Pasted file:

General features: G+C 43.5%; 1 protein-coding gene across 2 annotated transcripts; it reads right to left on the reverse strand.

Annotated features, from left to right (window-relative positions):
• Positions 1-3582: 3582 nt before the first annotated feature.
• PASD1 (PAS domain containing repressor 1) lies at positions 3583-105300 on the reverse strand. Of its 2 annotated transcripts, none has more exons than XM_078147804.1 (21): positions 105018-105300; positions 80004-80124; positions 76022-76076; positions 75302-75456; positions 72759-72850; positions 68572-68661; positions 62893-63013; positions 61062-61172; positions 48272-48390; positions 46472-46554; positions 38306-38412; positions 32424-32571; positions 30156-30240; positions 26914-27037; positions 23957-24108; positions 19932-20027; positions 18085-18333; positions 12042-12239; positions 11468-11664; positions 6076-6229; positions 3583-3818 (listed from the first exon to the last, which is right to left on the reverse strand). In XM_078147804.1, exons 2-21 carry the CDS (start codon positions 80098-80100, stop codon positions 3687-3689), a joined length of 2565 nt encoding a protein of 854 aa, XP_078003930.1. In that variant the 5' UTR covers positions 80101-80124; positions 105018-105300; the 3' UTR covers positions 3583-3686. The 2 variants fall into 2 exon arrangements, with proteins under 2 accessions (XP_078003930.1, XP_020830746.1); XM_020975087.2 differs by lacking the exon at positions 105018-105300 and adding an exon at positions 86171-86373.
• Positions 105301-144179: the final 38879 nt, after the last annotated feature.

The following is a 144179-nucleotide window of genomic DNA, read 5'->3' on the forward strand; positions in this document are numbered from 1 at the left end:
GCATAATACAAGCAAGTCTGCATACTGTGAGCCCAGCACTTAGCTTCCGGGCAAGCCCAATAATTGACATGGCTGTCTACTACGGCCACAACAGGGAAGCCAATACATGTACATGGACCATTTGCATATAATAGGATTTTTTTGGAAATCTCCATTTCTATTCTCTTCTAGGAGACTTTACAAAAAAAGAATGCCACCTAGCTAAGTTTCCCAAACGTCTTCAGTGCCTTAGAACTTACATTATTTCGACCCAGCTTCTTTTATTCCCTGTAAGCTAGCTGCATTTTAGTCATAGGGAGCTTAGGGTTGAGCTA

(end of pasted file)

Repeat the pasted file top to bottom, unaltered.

General features: G+C 43.5%; 1 protein-coding gene across 2 annotated transcripts; it reads right to left on the reverse strand.

Annotated features, from left to right (window-relative positions):
• Positions 1-3582: 3582 nt before the first annotated feature.
• PASD1 (PAS domain containing repressor 1) lies at positions 3583-105300 on the reverse strand. Of its 2 annotated transcripts, none has more exons than XM_078147804.1 (21): positions 105018-105300; positions 80004-80124; positions 76022-76076; positions 75302-75456; positions 72759-72850; positions 68572-68661; positions 62893-63013; positions 61062-61172; positions 48272-48390; positions 46472-46554; positions 38306-38412; positions 32424-32571; positions 30156-30240; positions 26914-27037; positions 23957-24108; positions 19932-20027; positions 18085-18333; positions 12042-12239; positions 11468-11664; positions 6076-6229; positions 3583-3818 (listed from the first exon to the last, which is right to left on the reverse strand). In XM_078147804.1, exons 2-21 carry the CDS (start codon positions 80098-80100, stop codon positions 3687-3689), a joined length of 2565 nt encoding a protein of 854 aa, XP_078003930.1. In that variant the 5' UTR covers positions 80101-80124; positions 105018-105300; the 3' UTR covers positions 3583-3686. The 2 variants fall into 2 exon arrangements, with proteins under 2 accessions (XP_078003930.1, XP_020830746.1); XM_020975087.2 differs by lacking the exon at positions 105018-105300 and adding an exon at positions 86171-86373.
• Positions 105301-144179: the final 38879 nt, after the last annotated feature.

The following is a 144179-nucleotide window of genomic DNA, read 5'->3' on the forward strand; positions in this document are numbered from 1 at the left end:
GCATAATACAAGCAAGTCTGCATACTGTGAGCCCAGCACTTAGCTTCCGGGCAAGCCCAATAATTGACATGGCTGTCTACTACGGCCACAACAGGGAAGCCAATACATGTACATGGACCATTTGCATATAATAGGATTTTTTTGGAAATCTCCATTTCTATTCTCTTCTAGGAGACTTTACAAAAAAAGAATGCCACCTAGCTAAGTTTCCCAAACGTCTTCAGTGCCTTAGAACTTACATTATTTCGACCCAGCTTCTTTTATTCCCTGTAAGCTAGCTGCATTTTAGTCATAGGGAGCTTAGGGTTGAGCTA